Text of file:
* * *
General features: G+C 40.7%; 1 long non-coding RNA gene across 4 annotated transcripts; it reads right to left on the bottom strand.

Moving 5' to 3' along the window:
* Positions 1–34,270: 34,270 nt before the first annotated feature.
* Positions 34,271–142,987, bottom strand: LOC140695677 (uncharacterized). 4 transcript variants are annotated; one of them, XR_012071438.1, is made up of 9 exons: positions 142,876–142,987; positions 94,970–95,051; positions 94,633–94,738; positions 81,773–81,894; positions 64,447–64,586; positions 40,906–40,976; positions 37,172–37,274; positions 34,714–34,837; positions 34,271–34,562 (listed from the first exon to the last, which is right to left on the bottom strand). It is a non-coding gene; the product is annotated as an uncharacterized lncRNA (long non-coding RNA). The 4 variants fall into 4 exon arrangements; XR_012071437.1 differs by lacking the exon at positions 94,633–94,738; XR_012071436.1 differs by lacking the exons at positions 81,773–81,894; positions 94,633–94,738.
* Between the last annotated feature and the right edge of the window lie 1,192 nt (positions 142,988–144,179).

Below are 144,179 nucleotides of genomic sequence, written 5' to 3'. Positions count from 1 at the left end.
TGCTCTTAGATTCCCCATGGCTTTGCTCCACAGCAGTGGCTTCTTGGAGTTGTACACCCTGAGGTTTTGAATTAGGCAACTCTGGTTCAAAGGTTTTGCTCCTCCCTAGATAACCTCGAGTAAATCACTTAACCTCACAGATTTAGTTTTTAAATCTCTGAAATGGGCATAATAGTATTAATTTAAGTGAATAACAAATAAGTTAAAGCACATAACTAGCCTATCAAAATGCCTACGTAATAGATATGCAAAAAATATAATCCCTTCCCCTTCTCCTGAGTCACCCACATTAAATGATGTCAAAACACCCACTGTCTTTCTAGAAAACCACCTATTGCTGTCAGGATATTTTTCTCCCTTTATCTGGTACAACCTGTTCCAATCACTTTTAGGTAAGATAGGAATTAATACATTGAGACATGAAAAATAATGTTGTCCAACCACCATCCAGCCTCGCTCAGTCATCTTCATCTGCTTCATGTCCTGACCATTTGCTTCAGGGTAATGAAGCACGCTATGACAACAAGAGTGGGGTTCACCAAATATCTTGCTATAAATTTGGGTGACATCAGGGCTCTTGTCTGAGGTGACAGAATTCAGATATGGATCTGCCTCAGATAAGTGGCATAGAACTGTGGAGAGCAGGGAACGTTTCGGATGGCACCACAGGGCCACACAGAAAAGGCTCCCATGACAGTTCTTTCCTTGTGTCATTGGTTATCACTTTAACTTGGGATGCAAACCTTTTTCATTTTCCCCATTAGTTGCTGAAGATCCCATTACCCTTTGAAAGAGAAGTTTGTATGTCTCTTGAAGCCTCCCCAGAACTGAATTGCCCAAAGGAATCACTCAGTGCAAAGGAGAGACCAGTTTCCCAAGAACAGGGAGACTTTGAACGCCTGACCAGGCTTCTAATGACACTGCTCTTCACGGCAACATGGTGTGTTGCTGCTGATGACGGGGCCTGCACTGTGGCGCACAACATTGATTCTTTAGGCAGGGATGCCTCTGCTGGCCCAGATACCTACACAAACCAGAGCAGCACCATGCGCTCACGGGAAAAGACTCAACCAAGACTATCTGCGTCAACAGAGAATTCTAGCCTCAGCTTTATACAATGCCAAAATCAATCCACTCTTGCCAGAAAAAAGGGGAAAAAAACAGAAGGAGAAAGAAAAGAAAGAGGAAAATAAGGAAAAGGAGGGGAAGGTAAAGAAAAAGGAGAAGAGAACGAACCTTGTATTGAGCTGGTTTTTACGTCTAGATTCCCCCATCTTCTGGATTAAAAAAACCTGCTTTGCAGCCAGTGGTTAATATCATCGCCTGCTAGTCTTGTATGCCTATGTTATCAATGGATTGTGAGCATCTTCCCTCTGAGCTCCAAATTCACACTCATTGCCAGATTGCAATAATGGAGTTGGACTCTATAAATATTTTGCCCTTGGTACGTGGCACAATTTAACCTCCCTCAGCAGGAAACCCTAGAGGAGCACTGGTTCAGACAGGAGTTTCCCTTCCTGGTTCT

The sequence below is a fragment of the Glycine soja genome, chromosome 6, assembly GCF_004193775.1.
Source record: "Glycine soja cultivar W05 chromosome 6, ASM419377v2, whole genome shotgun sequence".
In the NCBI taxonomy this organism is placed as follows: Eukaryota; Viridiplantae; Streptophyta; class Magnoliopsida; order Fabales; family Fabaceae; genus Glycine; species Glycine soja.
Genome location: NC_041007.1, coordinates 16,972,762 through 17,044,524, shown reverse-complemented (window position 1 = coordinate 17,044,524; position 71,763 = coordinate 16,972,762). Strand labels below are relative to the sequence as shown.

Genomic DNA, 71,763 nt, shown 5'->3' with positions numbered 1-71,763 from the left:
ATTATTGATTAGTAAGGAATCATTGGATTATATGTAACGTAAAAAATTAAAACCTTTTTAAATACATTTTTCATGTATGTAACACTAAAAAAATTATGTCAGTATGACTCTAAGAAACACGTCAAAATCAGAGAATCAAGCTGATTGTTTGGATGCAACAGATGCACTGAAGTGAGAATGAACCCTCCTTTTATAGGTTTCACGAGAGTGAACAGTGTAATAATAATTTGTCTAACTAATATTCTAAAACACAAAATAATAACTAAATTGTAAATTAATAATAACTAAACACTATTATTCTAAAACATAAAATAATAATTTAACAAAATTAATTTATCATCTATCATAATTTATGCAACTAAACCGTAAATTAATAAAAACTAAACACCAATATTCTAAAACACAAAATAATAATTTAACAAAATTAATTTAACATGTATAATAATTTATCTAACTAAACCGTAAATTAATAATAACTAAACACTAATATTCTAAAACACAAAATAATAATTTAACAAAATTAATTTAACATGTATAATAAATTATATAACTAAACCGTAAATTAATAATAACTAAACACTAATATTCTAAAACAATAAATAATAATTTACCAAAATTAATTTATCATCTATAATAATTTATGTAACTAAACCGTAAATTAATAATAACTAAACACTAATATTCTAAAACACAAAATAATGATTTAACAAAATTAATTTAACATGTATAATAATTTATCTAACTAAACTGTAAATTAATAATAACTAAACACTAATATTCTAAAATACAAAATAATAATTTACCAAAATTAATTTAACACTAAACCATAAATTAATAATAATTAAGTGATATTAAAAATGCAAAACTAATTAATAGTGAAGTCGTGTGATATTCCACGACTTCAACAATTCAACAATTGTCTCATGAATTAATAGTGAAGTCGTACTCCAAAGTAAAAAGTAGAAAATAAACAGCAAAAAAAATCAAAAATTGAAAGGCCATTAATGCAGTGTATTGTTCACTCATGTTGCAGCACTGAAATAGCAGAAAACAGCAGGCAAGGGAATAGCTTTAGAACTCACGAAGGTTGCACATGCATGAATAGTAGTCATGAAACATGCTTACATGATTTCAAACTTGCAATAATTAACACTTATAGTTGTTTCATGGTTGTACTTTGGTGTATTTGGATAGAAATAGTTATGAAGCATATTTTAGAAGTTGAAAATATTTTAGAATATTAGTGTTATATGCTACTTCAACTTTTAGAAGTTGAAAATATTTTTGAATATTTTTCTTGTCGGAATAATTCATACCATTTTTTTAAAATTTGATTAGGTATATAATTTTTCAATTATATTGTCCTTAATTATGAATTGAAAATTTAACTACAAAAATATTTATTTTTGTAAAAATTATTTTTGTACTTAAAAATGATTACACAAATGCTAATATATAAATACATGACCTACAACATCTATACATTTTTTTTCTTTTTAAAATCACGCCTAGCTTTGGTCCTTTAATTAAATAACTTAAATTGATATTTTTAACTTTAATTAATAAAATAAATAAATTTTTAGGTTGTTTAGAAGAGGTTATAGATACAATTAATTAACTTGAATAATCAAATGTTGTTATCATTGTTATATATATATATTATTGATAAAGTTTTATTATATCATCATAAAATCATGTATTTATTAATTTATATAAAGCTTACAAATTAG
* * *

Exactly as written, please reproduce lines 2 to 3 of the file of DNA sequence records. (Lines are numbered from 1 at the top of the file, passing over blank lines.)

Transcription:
Moving 5' to 3' along the window:
* Positions 1–34,270: 34,270 nt before the first annotated feature.